Turner is a storyteller. That’s her medium. Drawing the listener into a song by fleshing out its history in her introductions. Much of that capacity for nurturing her audience came from her early experiences listening to her older sister, Juliet Turner. A singer/songwriter who achieved considerable success in the 1990s, Kathleen would tag along with Juliet to her gigs, eventually contribute backing vocals, but mostly just listening and watching.

“Juliet was and continues to be a very powerful and positive influence,” says Kathleen. “I was inspired by how she helped audiences connect to her songs: she loves the story in the song. And the other thing that blows me away about her songwriting is the lyrical content: they’re so powerful, so poetic, and so detailed. Her turns of phrase are so clever, and so ornate, and so now as a consequence I have an allergy to lazy lyrics. She’s so thoughtful about it.”

These days Kathleen Turner finds herself drawn to podcasts and spoken word artists more than to traditional album sources. Words are undeniably the beating heart of how she makes – and distils music.

“In terms of musical influences, I listen to a lot of podcasts, so I’m very influenced by conversation, story and story tellers”, she concedes. “The two most listened to albums on my phone this year have been from Janelle Monae and Kate Tempest, probably for that same reason. Both – in very different ways – are powerful communicators. My go-to places for new music are the Tiny Desk NPR concerts on YouTube. Tank and the Bangas and Common in particular are two I keep going back to. I think I’m influenced more by how people present their work than the specific sound – for example, Tank is entirely at ease in herself. She’s very communicative, and she’s weaving a connection with the audience. I love that.”

The title track of Turner’s album, Like a Lion, is a touchstone for much of what has informed not just her music, but this country, over recent years, thanks to the marriage equality and Eighth Amendment referendums.

“I don’t feel angry very often”, she says, “but when I do, I need to do something with it and make it into something else, something bright. That song and its title came out of a conversation I had during my fellowship year, when I was on the Clore Leadership Programme [in London]. I was travelling and experiencing so much in Glasgow, in New Zealand, and I attended a conference in Tbilisi, Georgia. Alongside it the referendum was going on and I was looking around me at powerful women like Róisín Ingle and [performance artist] Amanda Palmer. I made it my business to study and watch the different ways that women were being creative.”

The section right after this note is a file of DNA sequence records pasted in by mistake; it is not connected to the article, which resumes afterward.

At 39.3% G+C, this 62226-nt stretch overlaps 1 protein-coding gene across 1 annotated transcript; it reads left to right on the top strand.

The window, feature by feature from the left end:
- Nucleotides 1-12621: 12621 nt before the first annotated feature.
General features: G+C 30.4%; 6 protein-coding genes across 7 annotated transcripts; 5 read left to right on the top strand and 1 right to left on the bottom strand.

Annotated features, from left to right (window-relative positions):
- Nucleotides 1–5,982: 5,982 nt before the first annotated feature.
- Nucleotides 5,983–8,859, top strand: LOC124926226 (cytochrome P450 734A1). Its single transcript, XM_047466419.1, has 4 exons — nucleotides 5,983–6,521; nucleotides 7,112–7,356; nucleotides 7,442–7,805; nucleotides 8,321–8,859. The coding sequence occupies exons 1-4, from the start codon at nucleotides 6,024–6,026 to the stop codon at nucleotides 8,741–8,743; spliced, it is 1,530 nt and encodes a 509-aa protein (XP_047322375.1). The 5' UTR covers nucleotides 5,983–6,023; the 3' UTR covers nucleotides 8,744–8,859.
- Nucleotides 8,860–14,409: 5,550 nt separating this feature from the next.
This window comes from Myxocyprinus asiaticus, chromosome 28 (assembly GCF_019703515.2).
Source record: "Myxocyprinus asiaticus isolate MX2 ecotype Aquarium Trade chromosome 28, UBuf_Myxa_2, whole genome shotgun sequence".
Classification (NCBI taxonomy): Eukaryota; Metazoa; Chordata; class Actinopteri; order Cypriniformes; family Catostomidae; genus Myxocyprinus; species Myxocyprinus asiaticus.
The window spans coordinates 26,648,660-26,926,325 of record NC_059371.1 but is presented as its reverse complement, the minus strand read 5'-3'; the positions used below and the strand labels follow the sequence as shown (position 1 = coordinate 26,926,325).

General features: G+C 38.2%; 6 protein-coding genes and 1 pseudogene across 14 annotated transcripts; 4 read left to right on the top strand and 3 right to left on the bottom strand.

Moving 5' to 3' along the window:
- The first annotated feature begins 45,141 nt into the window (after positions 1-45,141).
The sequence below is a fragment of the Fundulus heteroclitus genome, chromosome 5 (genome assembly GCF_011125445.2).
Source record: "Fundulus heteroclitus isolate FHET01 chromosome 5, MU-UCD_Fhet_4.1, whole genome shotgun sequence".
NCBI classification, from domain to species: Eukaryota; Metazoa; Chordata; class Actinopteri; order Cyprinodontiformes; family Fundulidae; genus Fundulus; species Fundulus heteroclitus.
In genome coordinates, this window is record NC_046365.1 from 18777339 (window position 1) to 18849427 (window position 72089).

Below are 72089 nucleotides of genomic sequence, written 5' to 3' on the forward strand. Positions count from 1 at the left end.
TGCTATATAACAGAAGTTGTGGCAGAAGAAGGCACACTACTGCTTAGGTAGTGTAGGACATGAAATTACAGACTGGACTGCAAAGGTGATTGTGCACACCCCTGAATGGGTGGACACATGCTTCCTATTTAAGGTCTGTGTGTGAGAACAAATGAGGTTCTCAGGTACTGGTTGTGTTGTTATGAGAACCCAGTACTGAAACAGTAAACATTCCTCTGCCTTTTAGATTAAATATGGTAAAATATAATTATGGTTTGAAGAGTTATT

I’ve stopped putting myself in boxes

Percolation. There it was again. Ideas began to jostle, and to find purchase in the wake of this tidal wave of a political movement that defined Repeal so powerfully.

“I used to train in Thai boxing and I used to go in like a lion and leave like a lamb,” Kathleen says, by way of explanation for the genesis of that ferocious opening track. “And the coach I had during my fellowship just said to me: what would it be like if you just went in like a lion, Kathleen, and stop trying to be like a lamb. And what if you applied that to loads of things? So that stuck in my mind.

“Then the [abortion] referendum happened and the notion that when you collectively act, you can make things happen. And I suppose that lyric just made sense to me: ‘Our teeth and our claws, yes/We’ll tear it apart with/The might of our jaws, yes/The muscle of the pride/Daughters at our side/Look what happens when we go in/Like a lion.’

Between her songwriting, singing, research, multimedia collaborations (with aerial dance artists who are contributing to a video for Puzzle, one of her songs) and teaching, Kathleen Turner seems to have mastered the art of managing the multiple facets of her own identity.

“I’ve stopped putting myself in boxes,” she laughs. “My PhD helped me to see that: that these are all just parts of me. It’s no longer the case that I see this space as being me as a community musician, and that space is me as a performer. There’s a connection between all of them and I carry all of myself into all of those spaces.”

Kathleen Turner’s debut album, Like a Lion is out now: kathleenturner.bandcamp.com